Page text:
Wayne Hendrickson had held on to an engagement ring for nearly a year after his relationship ended.

Things were over, and selling back the ring was all there was left to do. He turned to IDoNowIDont.com where others like him had found closure, and some cash, by selling jewelry from rocky relationships, called-off engagements and even amicable splits.

“I was ready to get rid of it,” 28-year old Hendrickson said. “I had already moved on, which allowed me to sell it. I was ready to.”

Within two weeks, Hendrickson said he made back about 30% of what he had originally paid for the ring.  The process was quick, simple, and unlike many breakups: painless.

Making money off of jewelry from past relationships is not a new concept, but men and women all over the country are flocking to jewelry-selling Web sites to seek revenge, make a quick buck, or just simply move on from their past romances.

ExBoyfriendJewelry.com is giving scorned lovers even more of a chance to sell and vent, by allowing sellers to post their own stories along with the items they are selling online. Sellers can buy a post on the site for $1.99 to tell the story behind the jewelry they are trying to get rid of. Co-founder Megahn Perry says the story-telling aspect of the site has allowed buyers and sellers alike to bond and move on.

“Selling your ex’s jewelry is representative of something pretty important in life,” Perry says. “It’s not like your grandma gave it to you and you never thought of it again. This aspect allows them to get the story off their chest and the piece of jewelry out of their life.”

The site has more than 40,000 registered users since it was founded in 2008, Perry says, and the average time to sell an item is about two weeks.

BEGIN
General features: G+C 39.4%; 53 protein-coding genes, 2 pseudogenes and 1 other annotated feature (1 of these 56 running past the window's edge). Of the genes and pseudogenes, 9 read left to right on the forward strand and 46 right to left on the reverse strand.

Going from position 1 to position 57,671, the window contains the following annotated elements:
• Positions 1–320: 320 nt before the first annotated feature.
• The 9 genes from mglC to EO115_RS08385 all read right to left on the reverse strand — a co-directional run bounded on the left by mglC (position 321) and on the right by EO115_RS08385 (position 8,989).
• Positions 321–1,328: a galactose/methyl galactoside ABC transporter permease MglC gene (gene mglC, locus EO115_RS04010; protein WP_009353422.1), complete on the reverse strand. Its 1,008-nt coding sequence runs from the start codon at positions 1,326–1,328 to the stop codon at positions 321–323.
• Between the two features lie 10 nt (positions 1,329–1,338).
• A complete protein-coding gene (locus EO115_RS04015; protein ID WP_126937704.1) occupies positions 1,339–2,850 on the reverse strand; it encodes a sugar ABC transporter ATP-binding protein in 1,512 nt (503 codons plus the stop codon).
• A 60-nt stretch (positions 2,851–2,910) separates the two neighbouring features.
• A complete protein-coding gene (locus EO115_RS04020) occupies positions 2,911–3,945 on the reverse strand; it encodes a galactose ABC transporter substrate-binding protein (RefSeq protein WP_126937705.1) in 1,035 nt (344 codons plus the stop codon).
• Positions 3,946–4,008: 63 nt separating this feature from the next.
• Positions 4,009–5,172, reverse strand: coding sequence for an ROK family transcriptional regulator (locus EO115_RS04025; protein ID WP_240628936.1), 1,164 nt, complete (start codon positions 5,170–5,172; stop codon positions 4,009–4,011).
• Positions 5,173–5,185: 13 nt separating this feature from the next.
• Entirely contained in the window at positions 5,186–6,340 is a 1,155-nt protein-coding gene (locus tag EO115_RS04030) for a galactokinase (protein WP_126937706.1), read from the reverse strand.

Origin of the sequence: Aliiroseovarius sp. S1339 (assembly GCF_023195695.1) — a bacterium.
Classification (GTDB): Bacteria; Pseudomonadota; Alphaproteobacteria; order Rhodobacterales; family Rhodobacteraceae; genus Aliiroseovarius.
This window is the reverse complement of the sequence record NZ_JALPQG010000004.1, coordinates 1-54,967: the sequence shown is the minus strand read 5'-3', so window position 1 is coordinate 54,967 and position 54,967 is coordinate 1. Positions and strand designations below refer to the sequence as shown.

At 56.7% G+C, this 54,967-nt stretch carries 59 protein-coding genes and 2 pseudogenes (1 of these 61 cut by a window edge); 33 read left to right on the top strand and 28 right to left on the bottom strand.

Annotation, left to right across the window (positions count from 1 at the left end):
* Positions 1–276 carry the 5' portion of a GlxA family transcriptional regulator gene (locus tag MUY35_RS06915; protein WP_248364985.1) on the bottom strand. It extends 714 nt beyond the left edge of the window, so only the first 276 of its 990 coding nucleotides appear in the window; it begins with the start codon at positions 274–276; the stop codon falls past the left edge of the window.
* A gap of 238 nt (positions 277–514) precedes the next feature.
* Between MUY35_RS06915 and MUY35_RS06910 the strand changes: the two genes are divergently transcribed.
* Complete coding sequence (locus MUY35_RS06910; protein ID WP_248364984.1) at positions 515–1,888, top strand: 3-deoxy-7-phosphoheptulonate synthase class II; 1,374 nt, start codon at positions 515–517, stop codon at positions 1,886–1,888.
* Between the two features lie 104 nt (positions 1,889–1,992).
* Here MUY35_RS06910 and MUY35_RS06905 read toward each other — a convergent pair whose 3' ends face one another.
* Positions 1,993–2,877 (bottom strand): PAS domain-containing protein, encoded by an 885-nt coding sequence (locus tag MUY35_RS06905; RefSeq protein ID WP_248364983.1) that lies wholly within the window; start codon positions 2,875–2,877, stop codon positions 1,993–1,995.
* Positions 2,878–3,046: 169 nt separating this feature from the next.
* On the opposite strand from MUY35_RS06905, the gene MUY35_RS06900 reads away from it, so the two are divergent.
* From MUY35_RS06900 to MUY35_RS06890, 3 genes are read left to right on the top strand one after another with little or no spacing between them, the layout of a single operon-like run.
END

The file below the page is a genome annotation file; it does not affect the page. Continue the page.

“We offer a community,” she says. “Women and men that are in the same spot—you aren’t selling in this anonymous, faceless, nameless venue.”

Josh Opperman, founder of IDoNowIDont.com started the site after his own engagement was called off and his fiancée left him with nothing but the diamond ring he had given her. Knowing there are very few options out there for people looking to sell back such pieces, Opperman launched his own business in 2007, and sold more than $1.1 million in jewelry this past year.

“As soon as the recession hit, the site really started to take off,” Opperman says. “It is very hard to sell this type of jewelry, especially if it is a high-value item. You can sell it to a jeweler or a pawn shop, but they give you very little back.”

Opperman’s site works with an independent gemologist and authenticates the rings. Most items sell for between 50% and 80% off the retail price, according to Opperman. Mara Opperman, Josh’s sister and co-founder of the site, said the business also gives the jewelry a “karma cleanse” before selling it.

“We like to market the site toward men and women,” Mara sasys. “They are both taking the steps to try and figure out how to get some money back for a high-value item. It’s an emotional relief, and the first step to moving on.”

Melissa Schorr, owner of DivorceYourJewels.com said that although the jewelry comes from relationships that have ended for better or for worse, the idea of owning a diamond that once belonged to someone else doesn’t bother her customers.

“With a diamond, it has probably had two or three previous owners unless somebody didn’t cut the stone,” she says. “It’s not a bad vibe business; a lot of really good things have come out of it. I don’t have hard luck, depressing people coming to me.”

Schorr says her site attracts more people selling their jewelry than buying, and her customers don’t focus on the fact that the jewelry was pre-owned, but instead they care about getting a good deal.

“Somebody else always wants it,” she says of the pieces she sells. “They are just happy to get it at a great price.”

Perry said she believes her site is therapeutic to its users, and dispels any bad karma buyers may be concerned about inheriting when purchasing her jewelry.

“Its cathartic nature helps buyers to understand they are helping someone else out,” she says. “It blows the bad juju off the item.”

Follow Kate Rogers on Twitter at @KateRogersNews